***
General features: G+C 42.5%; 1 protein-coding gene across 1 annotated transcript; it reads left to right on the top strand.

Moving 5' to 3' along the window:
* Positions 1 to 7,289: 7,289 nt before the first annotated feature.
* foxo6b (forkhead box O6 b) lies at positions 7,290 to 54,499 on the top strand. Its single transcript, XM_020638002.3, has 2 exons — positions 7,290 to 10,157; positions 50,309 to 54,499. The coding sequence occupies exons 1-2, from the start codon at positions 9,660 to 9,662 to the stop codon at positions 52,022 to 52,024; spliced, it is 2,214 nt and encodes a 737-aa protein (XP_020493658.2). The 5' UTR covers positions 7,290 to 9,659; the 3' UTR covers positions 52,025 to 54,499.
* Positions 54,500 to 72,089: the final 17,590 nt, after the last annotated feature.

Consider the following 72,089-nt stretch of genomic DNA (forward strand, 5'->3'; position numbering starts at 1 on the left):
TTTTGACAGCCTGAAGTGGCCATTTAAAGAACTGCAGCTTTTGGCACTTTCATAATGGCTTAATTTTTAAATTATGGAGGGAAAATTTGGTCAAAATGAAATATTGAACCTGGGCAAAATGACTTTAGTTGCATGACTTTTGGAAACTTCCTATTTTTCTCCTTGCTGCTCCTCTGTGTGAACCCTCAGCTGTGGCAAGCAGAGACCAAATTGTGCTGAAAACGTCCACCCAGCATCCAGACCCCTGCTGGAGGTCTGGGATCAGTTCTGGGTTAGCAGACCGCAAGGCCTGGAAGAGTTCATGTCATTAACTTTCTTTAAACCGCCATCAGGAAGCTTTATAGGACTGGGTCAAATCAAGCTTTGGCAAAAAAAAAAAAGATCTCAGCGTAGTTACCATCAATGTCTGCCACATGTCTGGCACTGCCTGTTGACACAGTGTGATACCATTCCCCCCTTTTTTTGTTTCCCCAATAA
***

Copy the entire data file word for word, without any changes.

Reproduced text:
General features: G+C 42.5%; 1 protein-coding gene across 1 annotated transcript; it reads left to right on the top strand.

Moving 5' to 3' along the window:
* Positions 1 to 7,289: 7,289 nt before the first annotated feature.
* foxo6b (forkhead box O6 b) lies at positions 7,290 to 54,499 on the top strand. Its single transcript, XM_020638002.3, has 2 exons — positions 7,290 to 10,157; positions 50,309 to 54,499. The coding sequence occupies exons 1-2, from the start codon at positions 9,660 to 9,662 to the stop codon at positions 52,022 to 52,024; spliced, it is 2,214 nt and encodes a 737-aa protein (XP_020493658.2). The 5' UTR covers positions 7,290 to 9,659; the 3' UTR covers positions 52,025 to 54,499.
* Positions 54,500 to 72,089: the final 17,590 nt, after the last annotated feature.

Consider the following 72,089-nt stretch of genomic DNA (forward strand, 5'->3'; position numbering starts at 1 on the left):
TTTTGACAGCCTGAAGTGGCCATTTAAAGAACTGCAGCTTTTGGCACTTTCATAATGGCTTAATTTTTAAATTATGGAGGGAAAATTTGGTCAAAATGAAATATTGAACCTGGGCAAAATGACTTTAGTTGCATGACTTTTGGAAACTTCCTATTTTTCTCCTTGCTGCTCCTCTGTGTGAACCCTCAGCTGTGGCAAGCAGAGACCAAATTGTGCTGAAAACGTCCACCCAGCATCCAGACCCCTGCTGGAGGTCTGGGATCAGTTCTGGGTTAGCAGACCGCAAGGCCTGGAAGAGTTCATGTCATTAACTTTCTTTAAACCGCCATCAGGAAGCTTTATAGGACTGGGTCAAATCAAGCTTTGGCAAAAAAAAAAAAGATCTCAGCGTAGTTACCATCAATGTCTGCCACATGTCTGGCACTGCCTGTTGACACAGTGTGATACCATTCCCCCCTTTTTTTGTTTCCCCAATAA